Published on 8 September 2020
The Melbourne I love is withering away. The Melbourne I moved back from Sydney for three years ago is in suspension. It is the Melbourne of a thriving food and drink scene – of cosy cafés, world-class restaurants and fabulous bars.
This city is lucky to have creative, talented, passionate, resilient, hard-working and, some would say, addicted hospitality operators who make up the 20,000 restaurants in this state and employ over 300,000 Victorians. They work long, unsociable hours for little return - between 2-5 per cent according to IBIS World (down from 23 per cent in the mid ‘90s).
These “hospos” have created something very special, a brand that is celebrated the world over. That brand is Melbourne. Our food and drink scene is central to the Brand Melbourne story and an important pillar in our tourism story. The health challenges we face due to COVID-19 are forcing unenviable decisions to be taken by our government and policy makers and this is devastating our already-struggling hospitality industry.
At the beginning of COVID-19 restrictions, the Restaurant and Catering Association issued a dire prediction that this city would lose between 20-30 per cent of its dining venues due to the shutdown. Those numbers are now potentially worse. Recent reports out of the US foreshadow the pandemic’s grim toll on its hospitality industry. Website Eater reported last week that as many as 60 per cent of restaurants in New York could permanently close by the end of the year if they do not receive government aid.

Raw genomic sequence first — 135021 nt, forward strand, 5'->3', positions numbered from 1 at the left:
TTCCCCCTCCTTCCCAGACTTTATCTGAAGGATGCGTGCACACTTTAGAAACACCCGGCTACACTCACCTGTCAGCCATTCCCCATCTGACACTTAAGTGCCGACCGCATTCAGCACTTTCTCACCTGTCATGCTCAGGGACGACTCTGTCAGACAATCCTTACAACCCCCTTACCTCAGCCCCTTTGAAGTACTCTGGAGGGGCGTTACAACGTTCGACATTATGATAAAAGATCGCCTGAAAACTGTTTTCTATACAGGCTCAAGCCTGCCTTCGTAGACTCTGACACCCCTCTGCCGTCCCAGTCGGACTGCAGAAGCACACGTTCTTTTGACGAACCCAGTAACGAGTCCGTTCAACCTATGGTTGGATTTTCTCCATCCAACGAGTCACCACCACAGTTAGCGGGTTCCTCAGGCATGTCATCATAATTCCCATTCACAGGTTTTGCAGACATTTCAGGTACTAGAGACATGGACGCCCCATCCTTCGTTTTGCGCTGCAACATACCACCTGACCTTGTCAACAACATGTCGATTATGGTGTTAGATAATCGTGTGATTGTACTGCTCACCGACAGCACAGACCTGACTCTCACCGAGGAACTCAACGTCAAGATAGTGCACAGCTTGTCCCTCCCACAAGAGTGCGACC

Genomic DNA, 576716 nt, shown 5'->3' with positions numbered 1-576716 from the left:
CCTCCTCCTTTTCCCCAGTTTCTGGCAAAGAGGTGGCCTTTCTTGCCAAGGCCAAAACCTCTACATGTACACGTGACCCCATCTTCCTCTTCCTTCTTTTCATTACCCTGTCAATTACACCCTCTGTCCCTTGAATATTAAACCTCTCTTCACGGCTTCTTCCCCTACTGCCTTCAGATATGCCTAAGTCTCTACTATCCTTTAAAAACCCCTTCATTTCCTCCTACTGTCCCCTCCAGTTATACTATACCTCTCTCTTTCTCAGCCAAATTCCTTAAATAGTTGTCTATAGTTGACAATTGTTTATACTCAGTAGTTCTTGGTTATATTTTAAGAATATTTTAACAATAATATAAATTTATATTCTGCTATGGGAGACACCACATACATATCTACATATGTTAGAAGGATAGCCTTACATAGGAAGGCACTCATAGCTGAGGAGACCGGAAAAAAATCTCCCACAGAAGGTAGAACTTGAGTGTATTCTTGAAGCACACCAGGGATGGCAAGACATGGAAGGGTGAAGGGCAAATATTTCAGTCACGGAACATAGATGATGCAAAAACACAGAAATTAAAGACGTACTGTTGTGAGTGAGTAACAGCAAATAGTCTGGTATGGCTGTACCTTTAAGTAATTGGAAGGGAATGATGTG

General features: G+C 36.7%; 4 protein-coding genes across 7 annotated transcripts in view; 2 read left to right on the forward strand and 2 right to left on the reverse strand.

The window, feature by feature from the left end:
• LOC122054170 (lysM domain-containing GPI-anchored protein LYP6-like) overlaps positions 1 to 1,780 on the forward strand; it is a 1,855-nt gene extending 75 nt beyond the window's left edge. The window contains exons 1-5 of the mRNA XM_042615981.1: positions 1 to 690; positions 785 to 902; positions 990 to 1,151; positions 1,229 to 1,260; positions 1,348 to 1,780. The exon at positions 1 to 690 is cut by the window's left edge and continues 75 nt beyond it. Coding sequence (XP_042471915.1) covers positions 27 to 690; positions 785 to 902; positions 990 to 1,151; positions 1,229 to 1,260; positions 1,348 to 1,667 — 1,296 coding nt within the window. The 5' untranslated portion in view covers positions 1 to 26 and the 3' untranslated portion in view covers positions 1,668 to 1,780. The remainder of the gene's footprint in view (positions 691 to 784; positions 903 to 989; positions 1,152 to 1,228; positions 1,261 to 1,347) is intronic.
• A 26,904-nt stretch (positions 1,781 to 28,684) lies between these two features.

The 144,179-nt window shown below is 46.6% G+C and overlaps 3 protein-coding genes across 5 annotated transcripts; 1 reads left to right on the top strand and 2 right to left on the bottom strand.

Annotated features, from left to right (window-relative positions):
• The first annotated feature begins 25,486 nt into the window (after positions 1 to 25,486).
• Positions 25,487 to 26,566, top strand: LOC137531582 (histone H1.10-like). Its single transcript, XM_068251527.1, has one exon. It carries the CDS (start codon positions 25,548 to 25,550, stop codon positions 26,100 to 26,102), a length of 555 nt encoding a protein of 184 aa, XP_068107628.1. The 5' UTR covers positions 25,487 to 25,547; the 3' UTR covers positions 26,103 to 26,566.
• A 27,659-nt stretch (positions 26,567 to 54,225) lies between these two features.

In the next steps as part of the roadmap out of lockdown we need to find a way to support and sustain an industry that has given us so much as a city. The ideas being proposed by the industry include relief such as the extension of JobKeeper, tax, industrial and compliance reform, support for skilled migrants, restaurant stimulus packages and initiatives such as the one proposed by the City of Melbourne modelled on New York’s Open Restaurants initiative, potentially turning the CBD’s footpaths, laneways and streets into open-air dining areas.
We need to find a way to the other side of lockdown where restaurants can operate in a new normal and with support mechanisms mentioned above. When restrictions were lifted to the 20-patron limit, the industry proved its diligence in presenting COVID-safe plans with the appropriate social distancing, hygiene measures, process and procedures in place with no single case of coronavirus detected in hospitality venues.
Our restaurants, cafes and bars are the heartbeat of this city and they need our support right now. Immediately, this means getting behind your favourite venues by purchasing takeaway, merchandise, gift vouchers or making forward bookings until they are able to open their doors.
To our friends in the trade, this city has an enviable, awesome and awe-inspiring food and drink industry thanks to you. We need to find a way through for you, so you can continue to do what you do and what makes us proud to be Melburnians.
This article was originally published in The Herald Sun on Monday 9 September.
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